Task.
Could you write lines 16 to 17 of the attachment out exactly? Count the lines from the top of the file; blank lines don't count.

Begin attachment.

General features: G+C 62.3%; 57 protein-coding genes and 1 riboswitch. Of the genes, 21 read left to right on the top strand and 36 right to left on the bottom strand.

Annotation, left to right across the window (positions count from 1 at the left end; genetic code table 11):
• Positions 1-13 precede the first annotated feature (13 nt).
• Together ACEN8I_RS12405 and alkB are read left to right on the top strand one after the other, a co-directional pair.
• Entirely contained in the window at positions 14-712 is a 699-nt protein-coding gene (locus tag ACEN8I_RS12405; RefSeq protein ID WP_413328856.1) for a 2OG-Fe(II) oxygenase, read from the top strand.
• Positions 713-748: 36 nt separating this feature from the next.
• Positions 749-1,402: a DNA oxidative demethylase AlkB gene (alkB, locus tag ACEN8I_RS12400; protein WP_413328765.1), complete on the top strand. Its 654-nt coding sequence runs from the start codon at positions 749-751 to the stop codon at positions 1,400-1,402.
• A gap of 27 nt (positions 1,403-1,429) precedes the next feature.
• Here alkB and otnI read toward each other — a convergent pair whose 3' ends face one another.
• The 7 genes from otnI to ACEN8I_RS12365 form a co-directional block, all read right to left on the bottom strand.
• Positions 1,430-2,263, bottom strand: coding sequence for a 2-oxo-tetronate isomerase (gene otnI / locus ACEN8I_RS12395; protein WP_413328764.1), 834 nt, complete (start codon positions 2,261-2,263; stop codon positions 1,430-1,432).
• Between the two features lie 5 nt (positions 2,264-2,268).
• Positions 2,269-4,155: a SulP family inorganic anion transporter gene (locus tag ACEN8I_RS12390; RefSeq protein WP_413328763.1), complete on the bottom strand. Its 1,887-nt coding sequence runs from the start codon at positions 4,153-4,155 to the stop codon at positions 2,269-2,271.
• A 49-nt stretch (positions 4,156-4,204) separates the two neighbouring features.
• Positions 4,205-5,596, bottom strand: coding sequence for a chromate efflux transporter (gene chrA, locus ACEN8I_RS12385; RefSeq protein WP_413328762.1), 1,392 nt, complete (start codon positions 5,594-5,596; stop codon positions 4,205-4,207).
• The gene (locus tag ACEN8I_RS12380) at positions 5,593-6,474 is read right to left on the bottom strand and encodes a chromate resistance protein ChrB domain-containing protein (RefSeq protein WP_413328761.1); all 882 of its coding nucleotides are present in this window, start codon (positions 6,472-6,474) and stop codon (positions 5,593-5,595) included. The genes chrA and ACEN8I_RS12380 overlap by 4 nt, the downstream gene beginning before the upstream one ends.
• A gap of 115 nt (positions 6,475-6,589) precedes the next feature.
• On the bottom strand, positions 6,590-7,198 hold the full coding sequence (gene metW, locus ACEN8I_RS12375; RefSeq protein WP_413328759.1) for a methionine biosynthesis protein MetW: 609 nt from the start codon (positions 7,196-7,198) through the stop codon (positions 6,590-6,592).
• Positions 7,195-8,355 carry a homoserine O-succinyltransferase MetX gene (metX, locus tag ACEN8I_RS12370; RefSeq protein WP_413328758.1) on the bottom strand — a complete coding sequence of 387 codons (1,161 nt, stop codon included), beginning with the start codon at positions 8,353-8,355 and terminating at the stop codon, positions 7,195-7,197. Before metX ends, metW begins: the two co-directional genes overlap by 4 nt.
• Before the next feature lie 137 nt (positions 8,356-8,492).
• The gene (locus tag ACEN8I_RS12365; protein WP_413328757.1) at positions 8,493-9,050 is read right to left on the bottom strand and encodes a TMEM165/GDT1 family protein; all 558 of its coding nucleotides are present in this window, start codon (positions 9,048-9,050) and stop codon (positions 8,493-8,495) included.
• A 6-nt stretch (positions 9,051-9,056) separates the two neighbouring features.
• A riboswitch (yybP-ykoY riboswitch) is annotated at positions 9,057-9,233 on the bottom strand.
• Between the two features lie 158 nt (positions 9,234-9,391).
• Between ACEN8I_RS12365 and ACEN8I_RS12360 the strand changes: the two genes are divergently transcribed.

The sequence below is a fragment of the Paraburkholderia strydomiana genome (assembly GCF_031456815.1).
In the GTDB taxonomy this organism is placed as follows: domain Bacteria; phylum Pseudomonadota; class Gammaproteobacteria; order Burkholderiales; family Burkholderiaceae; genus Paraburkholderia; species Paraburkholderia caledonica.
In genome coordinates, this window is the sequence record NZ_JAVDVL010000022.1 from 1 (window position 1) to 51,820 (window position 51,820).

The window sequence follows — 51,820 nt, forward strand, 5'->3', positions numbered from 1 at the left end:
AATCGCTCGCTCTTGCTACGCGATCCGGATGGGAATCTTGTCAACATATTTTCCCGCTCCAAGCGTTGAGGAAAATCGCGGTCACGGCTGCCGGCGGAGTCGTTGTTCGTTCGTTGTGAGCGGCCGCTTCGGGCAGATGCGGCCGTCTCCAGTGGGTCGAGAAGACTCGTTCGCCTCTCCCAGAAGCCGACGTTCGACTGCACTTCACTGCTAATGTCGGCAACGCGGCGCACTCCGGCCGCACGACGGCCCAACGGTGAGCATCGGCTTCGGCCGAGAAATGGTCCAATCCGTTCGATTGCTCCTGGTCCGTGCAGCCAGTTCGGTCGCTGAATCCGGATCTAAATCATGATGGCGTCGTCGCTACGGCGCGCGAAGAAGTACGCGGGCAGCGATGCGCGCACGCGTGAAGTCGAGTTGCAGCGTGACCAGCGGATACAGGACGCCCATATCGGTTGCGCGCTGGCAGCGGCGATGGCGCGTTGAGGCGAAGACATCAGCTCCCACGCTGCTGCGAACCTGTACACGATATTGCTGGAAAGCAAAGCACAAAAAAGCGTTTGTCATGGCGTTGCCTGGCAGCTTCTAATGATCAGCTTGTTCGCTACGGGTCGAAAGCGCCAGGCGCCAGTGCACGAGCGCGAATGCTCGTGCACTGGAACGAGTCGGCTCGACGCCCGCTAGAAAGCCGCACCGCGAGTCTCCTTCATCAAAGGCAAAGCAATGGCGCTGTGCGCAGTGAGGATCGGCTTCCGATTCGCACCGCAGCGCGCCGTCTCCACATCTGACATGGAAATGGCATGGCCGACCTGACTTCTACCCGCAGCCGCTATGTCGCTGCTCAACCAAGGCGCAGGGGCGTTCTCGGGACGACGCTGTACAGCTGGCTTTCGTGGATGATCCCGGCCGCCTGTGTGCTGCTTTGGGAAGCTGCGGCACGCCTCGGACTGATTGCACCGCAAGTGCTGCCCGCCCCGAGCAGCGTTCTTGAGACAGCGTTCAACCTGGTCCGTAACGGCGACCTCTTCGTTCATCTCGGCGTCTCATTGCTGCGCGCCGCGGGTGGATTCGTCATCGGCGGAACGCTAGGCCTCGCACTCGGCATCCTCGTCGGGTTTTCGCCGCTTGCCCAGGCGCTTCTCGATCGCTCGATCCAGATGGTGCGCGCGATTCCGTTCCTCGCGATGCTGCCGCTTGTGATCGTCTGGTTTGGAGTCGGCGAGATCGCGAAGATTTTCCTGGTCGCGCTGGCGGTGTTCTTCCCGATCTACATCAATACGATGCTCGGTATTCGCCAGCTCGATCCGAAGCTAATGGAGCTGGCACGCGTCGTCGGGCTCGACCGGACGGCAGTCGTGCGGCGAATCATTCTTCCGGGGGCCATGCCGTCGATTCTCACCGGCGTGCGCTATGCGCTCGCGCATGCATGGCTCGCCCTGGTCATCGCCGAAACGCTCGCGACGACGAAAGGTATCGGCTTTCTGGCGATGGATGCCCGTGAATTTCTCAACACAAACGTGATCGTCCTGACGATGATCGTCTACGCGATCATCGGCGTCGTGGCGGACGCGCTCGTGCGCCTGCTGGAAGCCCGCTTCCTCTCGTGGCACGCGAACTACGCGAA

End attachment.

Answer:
• The gene (locus tag ACEN8I_RS12380) at positions 5,593-6,474 is read right to left on the bottom strand and encodes a chromate resistance protein ChrB domain-containing protein (RefSeq protein WP_413328761.1); all 882 of its coding nucleotides are present in this window, start codon (positions 6,472-6,474) and stop codon (positions 5,593-5,595) included. The genes chrA and ACEN8I_RS12380 overlap by 4 nt, the downstream gene beginning before the upstream one ends.
• A gap of 115 nt (positions 6,475-6,589) precedes the next feature.